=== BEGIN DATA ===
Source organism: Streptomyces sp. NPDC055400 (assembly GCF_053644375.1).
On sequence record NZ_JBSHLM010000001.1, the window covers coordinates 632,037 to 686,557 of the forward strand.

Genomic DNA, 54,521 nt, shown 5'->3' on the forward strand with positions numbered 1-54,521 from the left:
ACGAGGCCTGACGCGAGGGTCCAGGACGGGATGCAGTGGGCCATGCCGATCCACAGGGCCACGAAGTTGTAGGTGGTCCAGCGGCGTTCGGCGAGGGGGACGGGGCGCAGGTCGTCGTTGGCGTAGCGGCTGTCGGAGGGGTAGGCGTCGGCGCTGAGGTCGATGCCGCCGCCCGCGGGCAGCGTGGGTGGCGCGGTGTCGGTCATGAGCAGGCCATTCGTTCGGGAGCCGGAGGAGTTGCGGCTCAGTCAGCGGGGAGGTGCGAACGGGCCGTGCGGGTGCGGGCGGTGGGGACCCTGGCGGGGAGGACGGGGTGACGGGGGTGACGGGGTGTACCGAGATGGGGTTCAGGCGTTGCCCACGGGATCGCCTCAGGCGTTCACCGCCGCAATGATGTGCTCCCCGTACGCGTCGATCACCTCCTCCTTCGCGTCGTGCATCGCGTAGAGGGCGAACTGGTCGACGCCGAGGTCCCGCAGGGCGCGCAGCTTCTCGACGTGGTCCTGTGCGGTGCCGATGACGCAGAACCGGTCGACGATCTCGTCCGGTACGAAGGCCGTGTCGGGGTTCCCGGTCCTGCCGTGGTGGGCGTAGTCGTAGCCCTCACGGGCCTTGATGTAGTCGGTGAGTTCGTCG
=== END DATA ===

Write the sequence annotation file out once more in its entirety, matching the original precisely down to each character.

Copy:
Source organism: Streptomyces sp. NPDC055400 (assembly GCF_053644375.1).
On sequence record NZ_JBSHLM010000001.1, the window covers coordinates 632,037 to 686,557 of the forward strand.

Genomic DNA, 54,521 nt, shown 5'->3' on the forward strand with positions numbered 1-54,521 from the left:
ACGAGGCCTGACGCGAGGGTCCAGGACGGGATGCAGTGGGCCATGCCGATCCACAGGGCCACGAAGTTGTAGGTGGTCCAGCGGCGTTCGGCGAGGGGGACGGGGCGCAGGTCGTCGTTGGCGTAGCGGCTGTCGGAGGGGTAGGCGTCGGCGCTGAGGTCGATGCCGCCGCCCGCGGGCAGCGTGGGTGGCGCGGTGTCGGTCATGAGCAGGCCATTCGTTCGGGAGCCGGAGGAGTTGCGGCTCAGTCAGCGGGGAGGTGCGAACGGGCCGTGCGGGTGCGGGCGGTGGGGACCCTGGCGGGGAGGACGGGGTGACGGGGGTGACGGGGTGTACCGAGATGGGGTTCAGGCGTTGCCCACGGGATCGCCTCAGGCGTTCACCGCCGCAATGATGTGCTCCCCGTACGCGTCGATCACCTCCTCCTTCGCGTCGTGCATCGCGTAGAGGGCGAACTGGTCGACGCCGAGGTCCCGCAGGGCGCGCAGCTTCTCGACGTGGTCCTGTGCGGTGCCGATGACGCAGAACCGGTCGACGATCTCGTCCGGTACGAAGGCCGTGTCGGGGTTCCCGGTCCTGCCGTGGTGGGCGTAGTCGTAGCCCTCACGGGCCTTGATGTAGTCGGTGAGTTCGTCG